return to average as others cut into their business.
So why are profits in Alberta consistently so much higher than elsewhere? Is it
better management? Better regulation? Ineffective competition?

Are profits high in Alberta because corporate taxes are lower, attracting more
corporations to locate here, and to grow? If so, how will Alberta defend this
advantage if other jurisdictions decide to duplicate it?

54

Are profits high in Alberta because the energy sector, especially the oilsands, are
extremely capital intensive, so the higher profits are merely a reflection of higher
capital investment? In short, are the higher rewards in Alberta a reflection of
higher risks?

Are higher profits a result of the Alberta government selling its oil and gas
resources to corporations below market value, which allows the corporations to
collect the full value of the resource instead of the government?

How do the benefits play out? How much of the profit stays in Alberta? In
Canada? In short, who really benefits?

What is the appropriate perspective for the government to take, when long-term
spending on public services is flat and the real value of the Heritage Fund has
dropped, while corporate profits have soared?

55

References
Ascah, R., 1999. The Dominion, the Banks and Alberta’s Social Credit. University of
Alberta Press, Edmonton, AB. 216 pp.
Canadian Association of Petroleum Producers (CAPP), April 2006. Canadian crude oil:
a reliable and growing supply of North American energy.
http://www.capp.ca/default.asp?V_DOC_ID=763&PubID=102070
(Accessed August 2007).
Canadian Association of Petroleum Producers (CAPP), 2009. Energy Exports, Should
We? Presentation by David Collyer, CAPP President, to CAMPUT
(Canadian Association Of Members Of Public Utility Tribunals) Conference
2009 (PDF | 512KB | May11 09).
http://www.capp.ca/library/presentations/Pages/default.aspx#2eHlvH0MoHRv
(Accessed May, 2010)
Canadian Association of Petroleum Producers (CAPP), 2010. Canada Oil & Gas State
of the Industry and Outlook for 2010. Presentation by Greg Stringham, CAPP
VP, Oil Sands and Markets to the Edmonton Petroleum Club
(PDF | 2.0MB | Feb01 10)
(Accessed May, 2010).
Mansell, R.L. and Schlenker, R., 2006. Energy and the Alberta Economy: Past and
Future Impacts and Implications Paper No. 1 of the Alberta Energy Futures
Project. Institute for Sustainable Energy, Environment and Economy,
University of Calgary. http://www.iseee.ca/files/iseee/ABEnergyFutures01.pdf (Accessed May 12, 2010)
TD Bank Financial Group, September 27, 2007. The Tiger that Roared Across Alberta –
Executive Summary.
http://www.td.com/economics/special/db0907_alta.pdf
(Accessed May 12, 2010)

56

Appendix A

57

Appendix A - List of Tables

Table A1: Real GDP per capita
Table A2: Alberta and Others Real Revenue per capita (2002$)
Table A3: Alberta Revenue and Expenditures as % of GDP
Table A4: Ontario, Revenue and Expenditures as portion of GDP, 1989-2008
Table A5: Quebec, Revenue and Expenditures as portion of GDP, 1989-2008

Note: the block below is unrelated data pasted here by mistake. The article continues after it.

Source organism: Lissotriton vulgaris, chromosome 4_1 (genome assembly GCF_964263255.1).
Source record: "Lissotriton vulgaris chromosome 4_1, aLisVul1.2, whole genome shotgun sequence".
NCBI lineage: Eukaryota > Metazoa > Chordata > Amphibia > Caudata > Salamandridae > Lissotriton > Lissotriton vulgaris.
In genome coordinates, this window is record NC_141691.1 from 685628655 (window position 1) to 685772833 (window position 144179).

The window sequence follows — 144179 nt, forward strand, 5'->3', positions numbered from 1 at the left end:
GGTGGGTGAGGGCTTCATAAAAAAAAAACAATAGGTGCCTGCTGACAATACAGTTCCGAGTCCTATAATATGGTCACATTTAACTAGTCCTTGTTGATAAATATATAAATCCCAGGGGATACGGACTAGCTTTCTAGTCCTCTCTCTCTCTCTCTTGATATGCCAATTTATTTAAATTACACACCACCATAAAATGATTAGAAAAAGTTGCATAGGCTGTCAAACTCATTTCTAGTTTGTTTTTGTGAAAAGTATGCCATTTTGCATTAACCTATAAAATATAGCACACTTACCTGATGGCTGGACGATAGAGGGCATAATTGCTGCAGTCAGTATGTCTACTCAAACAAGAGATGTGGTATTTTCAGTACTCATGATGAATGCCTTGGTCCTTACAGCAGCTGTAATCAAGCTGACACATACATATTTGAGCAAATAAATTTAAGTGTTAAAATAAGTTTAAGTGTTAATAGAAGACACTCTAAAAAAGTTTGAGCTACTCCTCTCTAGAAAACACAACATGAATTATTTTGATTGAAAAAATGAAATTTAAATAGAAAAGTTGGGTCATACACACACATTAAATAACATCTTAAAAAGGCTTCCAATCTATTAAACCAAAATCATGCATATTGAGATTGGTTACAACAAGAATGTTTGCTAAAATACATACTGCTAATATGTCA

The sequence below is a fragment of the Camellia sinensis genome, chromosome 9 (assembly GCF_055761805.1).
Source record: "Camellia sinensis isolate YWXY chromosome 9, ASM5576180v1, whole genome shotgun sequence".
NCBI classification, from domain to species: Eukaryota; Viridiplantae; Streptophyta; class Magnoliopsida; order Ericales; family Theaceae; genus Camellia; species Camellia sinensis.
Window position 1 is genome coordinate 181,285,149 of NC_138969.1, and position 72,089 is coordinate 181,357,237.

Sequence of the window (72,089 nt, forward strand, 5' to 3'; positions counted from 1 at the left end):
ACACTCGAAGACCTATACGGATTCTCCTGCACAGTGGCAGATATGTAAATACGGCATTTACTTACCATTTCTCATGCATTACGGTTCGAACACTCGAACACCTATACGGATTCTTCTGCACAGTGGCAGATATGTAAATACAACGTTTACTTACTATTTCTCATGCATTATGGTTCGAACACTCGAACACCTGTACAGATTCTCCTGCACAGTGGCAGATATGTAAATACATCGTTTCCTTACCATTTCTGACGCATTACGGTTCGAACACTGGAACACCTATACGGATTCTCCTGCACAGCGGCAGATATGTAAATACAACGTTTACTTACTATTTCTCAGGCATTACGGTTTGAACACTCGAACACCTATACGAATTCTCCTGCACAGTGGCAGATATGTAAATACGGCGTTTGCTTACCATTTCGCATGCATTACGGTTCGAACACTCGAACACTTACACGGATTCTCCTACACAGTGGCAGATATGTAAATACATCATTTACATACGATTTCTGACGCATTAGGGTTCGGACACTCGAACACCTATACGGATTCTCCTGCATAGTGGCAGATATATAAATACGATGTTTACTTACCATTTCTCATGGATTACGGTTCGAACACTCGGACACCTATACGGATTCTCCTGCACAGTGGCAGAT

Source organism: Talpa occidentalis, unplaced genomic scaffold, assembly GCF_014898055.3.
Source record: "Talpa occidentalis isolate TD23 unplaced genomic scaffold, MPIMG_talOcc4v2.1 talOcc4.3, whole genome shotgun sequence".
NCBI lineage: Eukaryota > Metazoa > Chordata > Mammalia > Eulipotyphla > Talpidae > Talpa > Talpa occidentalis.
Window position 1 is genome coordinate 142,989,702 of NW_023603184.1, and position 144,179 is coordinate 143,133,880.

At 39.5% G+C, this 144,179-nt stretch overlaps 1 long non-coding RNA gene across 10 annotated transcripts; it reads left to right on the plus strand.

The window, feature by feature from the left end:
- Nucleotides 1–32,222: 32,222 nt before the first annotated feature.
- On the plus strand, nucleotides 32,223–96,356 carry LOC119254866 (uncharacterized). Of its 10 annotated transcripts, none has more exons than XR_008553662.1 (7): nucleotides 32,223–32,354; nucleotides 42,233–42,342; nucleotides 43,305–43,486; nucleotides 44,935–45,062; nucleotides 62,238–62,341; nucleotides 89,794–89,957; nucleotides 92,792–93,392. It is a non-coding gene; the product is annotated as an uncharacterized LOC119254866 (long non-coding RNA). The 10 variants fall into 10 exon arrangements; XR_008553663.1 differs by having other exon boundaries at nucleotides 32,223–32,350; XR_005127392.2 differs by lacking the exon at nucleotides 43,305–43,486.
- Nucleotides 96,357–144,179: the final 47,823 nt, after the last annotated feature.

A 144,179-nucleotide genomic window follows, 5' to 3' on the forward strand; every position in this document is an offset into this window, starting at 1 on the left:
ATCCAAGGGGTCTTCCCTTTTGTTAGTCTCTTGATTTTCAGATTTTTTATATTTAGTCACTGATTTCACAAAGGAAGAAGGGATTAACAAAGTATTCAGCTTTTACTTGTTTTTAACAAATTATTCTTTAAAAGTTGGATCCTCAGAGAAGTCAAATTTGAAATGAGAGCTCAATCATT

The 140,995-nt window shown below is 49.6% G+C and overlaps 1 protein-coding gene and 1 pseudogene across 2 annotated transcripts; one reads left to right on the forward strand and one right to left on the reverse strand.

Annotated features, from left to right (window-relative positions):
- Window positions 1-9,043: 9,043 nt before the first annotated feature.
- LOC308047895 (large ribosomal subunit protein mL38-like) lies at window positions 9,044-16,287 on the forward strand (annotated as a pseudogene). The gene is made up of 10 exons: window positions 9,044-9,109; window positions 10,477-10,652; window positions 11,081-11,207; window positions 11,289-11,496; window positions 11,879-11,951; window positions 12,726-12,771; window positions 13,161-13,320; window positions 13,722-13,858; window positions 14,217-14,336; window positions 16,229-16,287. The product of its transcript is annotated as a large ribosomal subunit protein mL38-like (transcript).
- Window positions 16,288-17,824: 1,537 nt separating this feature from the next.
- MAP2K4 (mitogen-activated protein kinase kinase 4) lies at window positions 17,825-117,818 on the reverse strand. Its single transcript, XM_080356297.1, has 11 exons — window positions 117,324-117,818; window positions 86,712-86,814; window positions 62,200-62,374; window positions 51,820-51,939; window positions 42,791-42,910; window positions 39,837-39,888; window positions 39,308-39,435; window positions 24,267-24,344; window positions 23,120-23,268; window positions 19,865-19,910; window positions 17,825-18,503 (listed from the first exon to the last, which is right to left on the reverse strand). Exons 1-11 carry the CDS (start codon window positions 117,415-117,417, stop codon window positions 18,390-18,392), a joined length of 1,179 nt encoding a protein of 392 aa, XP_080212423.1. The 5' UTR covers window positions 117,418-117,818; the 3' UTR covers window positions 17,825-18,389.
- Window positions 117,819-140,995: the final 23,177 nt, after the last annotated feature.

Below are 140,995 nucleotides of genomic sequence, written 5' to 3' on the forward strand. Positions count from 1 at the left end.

Table A6: Manitoba Revenue and Expenditures as % of GDP
Table A7: Saskatchewan Revenue and Expenditures as % of GDP
Table A8: British Columbia Revenue and Expenditures as % of GDP
Table A9: Alberta and Others Personal and Corporate Income Taxes as a % of Income
Table A10: Alberta Real Personal and Corporate Income and Taxes per capita (2002 $)
Table A11: Alberta and Others Real Consumption Taxes Per Capita (2002 $)
Table A12: Alberta and Others Real Property, Sales of Good and Services and Other
Taxes per Capita (2002 $)
Table A13: Alberta and Others Real Health and Drug Insurance Premiums per Capita
(2002 $)
Table A14: Alberta and Others Real Royalties per Capita (2002 $)
Table A15: Alberta and Others Real Interest and Other Investment Income per Capita
(2002 $)
Table A16: Alberta and Others Real Surplus/ Deficits per capita (2002 $)
Table A17: Alberta and Others Real Net Financial Debt Per Capita (2002 $)

58

Table A1: Real GDP per capita (2002$)
Year

CA GDP ($)

AB GDP ($)

CAN CPI

AB CPI

CAN pop

AB pop

v687341

v687647

v41693271

v41694625

v466668

v469503

CAN-AB GDP

CAN-AB pop

Others Real
per capita

AB Real
per capita

1989

657,728,000,000

67,377,000,000

74.8

70.9

27,276,781

2,498,325

590,351,000,000

24,778,456

31,852

38,038

1990

679,921,000,000

73,257,000,000

78.4

75.0

27,691,138

2,547,788

606,664,000,000

25,143,350

30,776

38,338

1991

685,367,000,000

72,892,000,000

82.8

79.4

28,037,420

2,592,306

612,475,000,000

25,445,114

29,071

35,414

1992

700,480,000,000

74,936,000,000

84.0

80.6

28,371,264

2,632,672

625,544,000,000

25,738,592

28,933

35,315

1993

727,184,000,000

81,179,000,000

85.6

81.4

28,684,764

2,667,292

646,005,000,000

26,017,472

29,007

37,389

1994

770,873,000,000

88,041,000,000

85.7

82.6

29,000,663

2,700,606

682,832,000,000

26,300,057

30,295

39,468

1995

810,426,000,000

92,036,000,000

87.6

84.5

29,302,311

2,734,519

718,390,000,000

26,567,792

30,867

39,831

1996

836,864,000,000

98,634,000,000

88.9

86.4

29,610,218

2,775,133

738,230,000,000

26,835,085

30,945

41,137

1997

882,733,000,000

107,048,000,000

90.4

88.1

29,905,948

2,829,848

775,685,000,000

27,076,100

31,691

42,938

1998

914,973,000,000

107,439,000,000

91.3

89.2

30,155,173

2,899,066

807,534,000,000

27,256,107

32,451

41,547

1999

982,441,000,000

117,080,000,000

92.9

91.4

30,401,286

2,952,692

865,361,000,000

27,448,594

33,936

43,383

2000

1,076,577,000,000

144,789,000,000

95.4

94.5

30,685,730

3,004,198

931,788,000,000

27,681,532

35,284

51,001

2001

1,108,048,000,000

151,274,000,000

97.8

96.7

31,019,020

3,058,017

956,774,000,000

27,961,003

34,988

51,156

2002

1,152,905,000,000

150,594,000,000

100.0

100.0

31,353,656

3,128,364

1,002,311,000,000

28,225,292

35,511

48,138

2003